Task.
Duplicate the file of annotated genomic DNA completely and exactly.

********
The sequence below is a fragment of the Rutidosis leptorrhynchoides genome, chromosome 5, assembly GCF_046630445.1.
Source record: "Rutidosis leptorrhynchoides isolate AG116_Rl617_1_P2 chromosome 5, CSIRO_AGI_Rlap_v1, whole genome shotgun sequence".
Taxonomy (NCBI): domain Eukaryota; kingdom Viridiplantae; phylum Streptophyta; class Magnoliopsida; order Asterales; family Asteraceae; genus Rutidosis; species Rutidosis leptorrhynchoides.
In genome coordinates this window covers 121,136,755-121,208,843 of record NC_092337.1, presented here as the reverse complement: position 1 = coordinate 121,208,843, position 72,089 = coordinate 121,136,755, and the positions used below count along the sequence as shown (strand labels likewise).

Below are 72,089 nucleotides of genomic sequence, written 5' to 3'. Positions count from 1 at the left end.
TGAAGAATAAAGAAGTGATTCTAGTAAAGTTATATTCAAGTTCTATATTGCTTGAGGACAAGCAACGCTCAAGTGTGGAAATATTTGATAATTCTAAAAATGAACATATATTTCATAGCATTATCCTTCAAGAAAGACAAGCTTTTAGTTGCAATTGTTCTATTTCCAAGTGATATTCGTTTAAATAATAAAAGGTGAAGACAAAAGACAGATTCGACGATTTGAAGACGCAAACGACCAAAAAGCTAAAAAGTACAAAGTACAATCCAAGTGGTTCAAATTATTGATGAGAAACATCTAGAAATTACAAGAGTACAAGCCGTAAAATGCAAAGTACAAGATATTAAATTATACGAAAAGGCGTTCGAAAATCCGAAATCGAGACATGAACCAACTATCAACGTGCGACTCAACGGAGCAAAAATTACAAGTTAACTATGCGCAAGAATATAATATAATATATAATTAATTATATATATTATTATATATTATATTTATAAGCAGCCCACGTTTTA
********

The sequence below is a fragment of the Rutidosis leptorrhynchoides genome, chromosome 5, assembly GCF_046630445.1.
Source record: "Rutidosis leptorrhynchoides isolate AG116_Rl617_1_P2 chromosome 5, CSIRO_AGI_Rlap_v1, whole genome shotgun sequence".
Taxonomy (NCBI): domain Eukaryota; kingdom Viridiplantae; phylum Streptophyta; class Magnoliopsida; order Asterales; family Asteraceae; genus Rutidosis; species Rutidosis leptorrhynchoides.
In genome coordinates this window covers 121,136,755-121,208,843 of record NC_092337.1, presented here as the reverse complement: position 1 = coordinate 121,208,843, position 72,089 = coordinate 121,136,755, and the positions used below count along the sequence as shown (strand labels likewise).

Below are 72,089 nucleotides of genomic sequence, written 5' to 3'. Positions count from 1 at the left end.
TGAAGAATAAAGAAGTGATTCTAGTAAAGTTATATTCAAGTTCTATATTGCTTGAGGACAAGCAACGCTCAAGTGTGGAAATATTTGATAATTCTAAAAATGAACATATATTTCATAGCATTATCCTTCAAGAAAGACAAGCTTTTAGTTGCAATTGTTCTATTTCCAAGTGATATTCGTTTAAATAATAAAAGGTGAAGACAAAAGACAGATTCGACGATTTGAAGACGCAAACGACCAAAAAGCTAAAAAGTACAAAGTACAATCCAAGTGGTTCAAATTATTGATGAGAAACATCTAGAAATTACAAGAGTACAAGCCGTAAAATGCAAAGTACAAGATATTAAATTATACGAAAAGGCGTTCGAAAATCCGAAATCGAGACATGAACCAACTATCAACGTGCGACTCAACGGAGCAAAAATTACAAGTTAACTATGCGCAAGAATATAATATAATATATAATTAATTATATATATTATTATATATTATATTTATAAGCAGCCCACGTTTTA